From The Beacon: Find your inner sleuth in these mysteries
I find myself doing a lot of reading lately - just to relax and unwind after a busy day at the Bluffton library.
Of course, from time to time we all read for informational purposes and read books on topics that interest us. Personally, I enjoy reading well-written nonfiction titles as well as a good story. However, what I want to write about today is reading for pure escape. A favorite genre of mine for doing that is the mystery. I like mysteries that have engaging characters and plots that are not too dense but are fast-paced and keep the reader turning the pages, only to sigh with a little regret when the mystery is solved and the novel ends.
In her Benni Harper mystery series, Earlene Fowler writes very entertaining and charming stories about a young widow in her early 30s who is an avid quilter, curator of a quilt museum and finds herself a reluctant sleuth. Set in a small town in the central California coast, it seems that the harder she tries not to get involved in a local murder or theft, she ends up right in the middle of it. And when she meets the recently arrived interim police chief, Gabriel Ortiz, life becomes all the more complicated as they fall in love and marry. Her relationship with Gabe and her beloved grandmother who moved from Alabama to California are key to the stories.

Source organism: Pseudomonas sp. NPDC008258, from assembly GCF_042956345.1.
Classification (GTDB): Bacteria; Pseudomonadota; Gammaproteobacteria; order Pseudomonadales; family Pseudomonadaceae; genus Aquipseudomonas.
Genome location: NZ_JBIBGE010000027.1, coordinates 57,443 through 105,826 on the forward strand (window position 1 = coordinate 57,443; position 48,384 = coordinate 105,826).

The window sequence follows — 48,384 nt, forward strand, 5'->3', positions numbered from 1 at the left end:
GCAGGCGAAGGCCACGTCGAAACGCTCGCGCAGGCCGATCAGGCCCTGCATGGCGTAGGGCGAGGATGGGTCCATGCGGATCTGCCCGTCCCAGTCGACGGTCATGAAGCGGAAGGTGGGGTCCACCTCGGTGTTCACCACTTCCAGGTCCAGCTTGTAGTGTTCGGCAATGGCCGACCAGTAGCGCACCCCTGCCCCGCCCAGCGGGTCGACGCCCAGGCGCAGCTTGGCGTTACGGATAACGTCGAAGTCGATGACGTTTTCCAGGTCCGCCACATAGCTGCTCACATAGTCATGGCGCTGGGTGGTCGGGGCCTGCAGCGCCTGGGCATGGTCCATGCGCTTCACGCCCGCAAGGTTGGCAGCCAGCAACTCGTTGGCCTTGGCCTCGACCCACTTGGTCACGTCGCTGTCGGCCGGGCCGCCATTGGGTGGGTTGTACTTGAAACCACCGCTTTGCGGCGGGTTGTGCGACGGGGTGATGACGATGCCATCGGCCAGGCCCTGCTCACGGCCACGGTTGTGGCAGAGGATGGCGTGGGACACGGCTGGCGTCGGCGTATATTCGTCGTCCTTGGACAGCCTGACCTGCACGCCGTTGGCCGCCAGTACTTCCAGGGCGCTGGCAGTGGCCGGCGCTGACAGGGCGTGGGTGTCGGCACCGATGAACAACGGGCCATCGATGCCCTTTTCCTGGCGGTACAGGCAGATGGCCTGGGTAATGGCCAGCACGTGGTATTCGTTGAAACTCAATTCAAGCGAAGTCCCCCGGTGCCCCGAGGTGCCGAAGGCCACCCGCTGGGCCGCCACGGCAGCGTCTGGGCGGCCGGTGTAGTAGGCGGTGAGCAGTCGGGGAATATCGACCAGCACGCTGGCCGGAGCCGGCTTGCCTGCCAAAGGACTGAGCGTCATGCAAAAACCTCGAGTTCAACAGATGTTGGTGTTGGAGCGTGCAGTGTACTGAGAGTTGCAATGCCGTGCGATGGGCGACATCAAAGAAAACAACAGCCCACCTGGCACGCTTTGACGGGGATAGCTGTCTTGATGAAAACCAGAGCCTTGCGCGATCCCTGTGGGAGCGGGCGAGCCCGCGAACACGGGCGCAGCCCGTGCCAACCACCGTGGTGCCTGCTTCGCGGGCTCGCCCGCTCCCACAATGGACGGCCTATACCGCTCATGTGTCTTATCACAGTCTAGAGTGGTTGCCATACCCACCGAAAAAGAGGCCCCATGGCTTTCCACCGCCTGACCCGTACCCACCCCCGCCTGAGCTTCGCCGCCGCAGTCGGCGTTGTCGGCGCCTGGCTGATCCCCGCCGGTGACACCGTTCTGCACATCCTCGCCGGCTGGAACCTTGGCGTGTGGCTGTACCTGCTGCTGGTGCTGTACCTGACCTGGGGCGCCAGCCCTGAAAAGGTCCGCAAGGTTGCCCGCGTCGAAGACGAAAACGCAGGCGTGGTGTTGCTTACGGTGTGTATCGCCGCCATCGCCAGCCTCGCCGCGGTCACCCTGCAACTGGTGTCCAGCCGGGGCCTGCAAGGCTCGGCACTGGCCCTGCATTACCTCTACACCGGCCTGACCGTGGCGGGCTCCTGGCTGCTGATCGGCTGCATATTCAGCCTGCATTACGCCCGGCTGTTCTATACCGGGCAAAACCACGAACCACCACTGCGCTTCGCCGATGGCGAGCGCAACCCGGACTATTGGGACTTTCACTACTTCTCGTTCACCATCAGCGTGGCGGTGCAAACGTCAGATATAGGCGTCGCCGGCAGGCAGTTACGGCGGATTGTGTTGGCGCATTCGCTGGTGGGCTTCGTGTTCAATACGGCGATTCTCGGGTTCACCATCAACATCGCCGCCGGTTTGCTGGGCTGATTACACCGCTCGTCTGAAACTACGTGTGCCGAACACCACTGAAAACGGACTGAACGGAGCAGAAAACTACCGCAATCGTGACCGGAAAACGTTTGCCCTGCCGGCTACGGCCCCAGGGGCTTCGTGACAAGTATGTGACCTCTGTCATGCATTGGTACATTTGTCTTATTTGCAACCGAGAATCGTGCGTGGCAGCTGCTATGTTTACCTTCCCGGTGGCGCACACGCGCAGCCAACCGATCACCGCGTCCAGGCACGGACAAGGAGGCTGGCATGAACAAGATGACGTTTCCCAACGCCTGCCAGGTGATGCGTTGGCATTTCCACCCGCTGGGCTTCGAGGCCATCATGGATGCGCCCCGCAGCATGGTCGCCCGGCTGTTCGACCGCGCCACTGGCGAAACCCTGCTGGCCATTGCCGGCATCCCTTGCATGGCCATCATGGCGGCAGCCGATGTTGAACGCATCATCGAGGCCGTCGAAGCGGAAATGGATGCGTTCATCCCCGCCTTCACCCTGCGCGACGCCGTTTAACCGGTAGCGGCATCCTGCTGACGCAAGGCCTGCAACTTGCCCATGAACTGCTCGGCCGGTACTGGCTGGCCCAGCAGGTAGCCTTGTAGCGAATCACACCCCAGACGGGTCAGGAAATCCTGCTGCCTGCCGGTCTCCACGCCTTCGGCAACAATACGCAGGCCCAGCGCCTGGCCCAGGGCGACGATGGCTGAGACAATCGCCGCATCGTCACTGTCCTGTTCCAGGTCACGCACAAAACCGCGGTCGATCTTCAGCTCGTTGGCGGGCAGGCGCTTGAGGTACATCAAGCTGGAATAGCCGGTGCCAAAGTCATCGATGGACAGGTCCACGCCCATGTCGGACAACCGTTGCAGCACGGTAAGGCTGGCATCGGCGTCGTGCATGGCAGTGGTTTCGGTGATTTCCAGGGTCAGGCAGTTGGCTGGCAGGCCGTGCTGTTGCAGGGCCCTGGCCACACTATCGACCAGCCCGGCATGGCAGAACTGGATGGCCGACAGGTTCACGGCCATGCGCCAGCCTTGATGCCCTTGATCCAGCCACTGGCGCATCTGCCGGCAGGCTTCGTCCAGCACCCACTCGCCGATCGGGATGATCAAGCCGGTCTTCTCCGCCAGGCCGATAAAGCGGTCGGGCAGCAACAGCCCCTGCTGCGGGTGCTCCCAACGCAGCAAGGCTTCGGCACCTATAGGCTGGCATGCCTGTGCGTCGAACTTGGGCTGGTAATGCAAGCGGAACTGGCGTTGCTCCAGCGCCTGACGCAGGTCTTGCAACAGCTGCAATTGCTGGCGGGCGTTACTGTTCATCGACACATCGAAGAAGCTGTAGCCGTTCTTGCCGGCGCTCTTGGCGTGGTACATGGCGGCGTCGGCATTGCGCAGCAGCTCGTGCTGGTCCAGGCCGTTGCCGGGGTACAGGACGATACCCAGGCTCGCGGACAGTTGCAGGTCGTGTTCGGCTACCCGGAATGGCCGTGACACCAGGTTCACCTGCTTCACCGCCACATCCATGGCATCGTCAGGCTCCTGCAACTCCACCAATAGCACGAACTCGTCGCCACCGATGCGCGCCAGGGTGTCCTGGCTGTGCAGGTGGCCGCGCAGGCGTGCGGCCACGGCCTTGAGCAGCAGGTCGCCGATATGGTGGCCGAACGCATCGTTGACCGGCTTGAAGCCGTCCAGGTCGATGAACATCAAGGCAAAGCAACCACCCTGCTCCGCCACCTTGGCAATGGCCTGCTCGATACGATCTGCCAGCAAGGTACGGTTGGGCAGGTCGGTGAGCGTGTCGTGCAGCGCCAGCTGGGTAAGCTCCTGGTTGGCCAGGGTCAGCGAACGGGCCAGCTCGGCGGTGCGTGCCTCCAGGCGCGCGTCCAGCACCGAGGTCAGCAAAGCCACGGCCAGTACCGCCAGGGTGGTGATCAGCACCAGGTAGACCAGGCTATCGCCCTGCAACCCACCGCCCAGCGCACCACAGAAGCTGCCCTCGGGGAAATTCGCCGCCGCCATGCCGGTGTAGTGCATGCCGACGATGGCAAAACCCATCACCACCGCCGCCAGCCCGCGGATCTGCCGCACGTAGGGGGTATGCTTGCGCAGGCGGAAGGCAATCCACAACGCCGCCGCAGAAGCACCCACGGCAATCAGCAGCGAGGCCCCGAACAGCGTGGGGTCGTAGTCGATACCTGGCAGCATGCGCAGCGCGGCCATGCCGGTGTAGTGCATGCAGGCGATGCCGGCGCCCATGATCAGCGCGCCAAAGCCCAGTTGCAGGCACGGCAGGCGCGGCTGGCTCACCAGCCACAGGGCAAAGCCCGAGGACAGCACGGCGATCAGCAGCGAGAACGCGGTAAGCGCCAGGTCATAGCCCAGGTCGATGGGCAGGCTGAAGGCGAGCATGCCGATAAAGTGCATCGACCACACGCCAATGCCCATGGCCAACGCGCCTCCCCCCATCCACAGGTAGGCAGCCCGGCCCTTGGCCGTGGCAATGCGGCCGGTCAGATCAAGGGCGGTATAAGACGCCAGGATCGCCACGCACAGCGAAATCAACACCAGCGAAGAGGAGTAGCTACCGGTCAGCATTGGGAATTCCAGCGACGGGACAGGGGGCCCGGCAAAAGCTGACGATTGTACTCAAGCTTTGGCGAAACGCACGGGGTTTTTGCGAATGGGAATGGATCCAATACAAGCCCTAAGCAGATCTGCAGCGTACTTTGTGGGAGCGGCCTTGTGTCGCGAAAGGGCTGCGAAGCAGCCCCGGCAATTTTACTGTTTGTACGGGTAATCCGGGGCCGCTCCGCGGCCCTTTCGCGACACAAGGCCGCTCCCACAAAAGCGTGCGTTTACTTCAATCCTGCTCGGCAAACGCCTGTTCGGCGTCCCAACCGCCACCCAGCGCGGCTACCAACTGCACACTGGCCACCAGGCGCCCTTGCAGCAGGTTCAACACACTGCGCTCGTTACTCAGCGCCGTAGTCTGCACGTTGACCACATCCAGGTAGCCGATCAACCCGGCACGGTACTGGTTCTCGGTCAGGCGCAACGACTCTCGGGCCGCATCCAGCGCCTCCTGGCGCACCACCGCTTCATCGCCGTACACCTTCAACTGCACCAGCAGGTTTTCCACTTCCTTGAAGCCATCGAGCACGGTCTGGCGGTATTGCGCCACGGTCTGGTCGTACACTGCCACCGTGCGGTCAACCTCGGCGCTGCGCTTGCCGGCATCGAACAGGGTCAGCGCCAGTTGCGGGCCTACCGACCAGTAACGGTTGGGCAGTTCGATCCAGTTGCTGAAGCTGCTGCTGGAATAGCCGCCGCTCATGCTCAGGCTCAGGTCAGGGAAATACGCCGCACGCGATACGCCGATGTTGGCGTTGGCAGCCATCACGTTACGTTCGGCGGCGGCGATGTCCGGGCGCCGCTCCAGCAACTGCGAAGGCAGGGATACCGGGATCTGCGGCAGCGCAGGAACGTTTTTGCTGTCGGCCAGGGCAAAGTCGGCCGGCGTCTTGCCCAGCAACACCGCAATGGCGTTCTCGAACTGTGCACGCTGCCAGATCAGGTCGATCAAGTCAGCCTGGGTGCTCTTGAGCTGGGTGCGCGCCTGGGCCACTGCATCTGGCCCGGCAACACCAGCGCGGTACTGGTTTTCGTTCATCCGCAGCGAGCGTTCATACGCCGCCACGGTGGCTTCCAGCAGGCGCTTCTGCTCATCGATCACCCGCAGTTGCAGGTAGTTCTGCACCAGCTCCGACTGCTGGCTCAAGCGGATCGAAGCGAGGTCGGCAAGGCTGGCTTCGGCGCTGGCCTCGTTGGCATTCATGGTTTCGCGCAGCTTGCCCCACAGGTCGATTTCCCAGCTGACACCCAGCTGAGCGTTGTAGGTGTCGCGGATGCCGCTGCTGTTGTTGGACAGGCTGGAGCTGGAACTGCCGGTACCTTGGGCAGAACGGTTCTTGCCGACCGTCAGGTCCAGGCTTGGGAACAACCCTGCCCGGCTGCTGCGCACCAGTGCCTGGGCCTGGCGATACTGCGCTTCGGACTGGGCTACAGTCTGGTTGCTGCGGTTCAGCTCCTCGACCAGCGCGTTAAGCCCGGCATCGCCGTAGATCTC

Alexander McCall Smith is most well-known for his Ladies Detective Agency series, which is set in Gaborone, the capital of the African country of Botswana. Precious Ramotswe has started a detective agency in Gaborone, the only detective agency that is run by a woman. Her assistant, Grace Makutsi, is a good foil: she is less flexible and more suspicious by nature and takes comments and directions very literally. Makutsi also is very ambitious, and does not hesitate to remind her boss that she is very good.
These exchanges do provide some comic relief for the reader, although not necessarily for Precious. McCall Smith describes in a charming way their many adventures while pursuing cases. At the same time he provides a lot of insight and commentary on human nature. There are also beautiful passages that describe the geography and the people and history of Botswana.
Lisa Scottoline is another mystery writer with the ability to write a fast-paced and suspenseful story that keeps your eyes glued to the page, but your fingernails and heartbeat intact -- well, most of the time. She has written several standalone mysteries and a series, all set in Philadelphia (the author's home town). The Rosato and Associates series is centered around an all-female law firm. Scottoline, a lawyer by training, has a real flair for describing what it is like to work in a law firm, and the cases provide lots of exciting -- and sometimes dangerous and suspenseful -- adventures for the principal of the firm, Benni Rosato, and her associates. Scottoline explores the relationships between Bennie and her associates as well as those of their families. The author also has written a couple of nonfiction books, one of which is a compilation of her columns which appear in the Sunday edition of the Philadelphia Inquirer. It's titled "Why My Third Husband Will be a Dog." Simply put, they are a hoot.
There are many more, but I have run out of column space. Now you know how I unwind after a busy day at the library. And, needless to say, I heartily recommend reading in general as a "great escape." Find a genre that you truly enjoy and -- voila! -- you have a guaranteed hour or two in the evening where you can escape the real world and live in the world the author has created for you.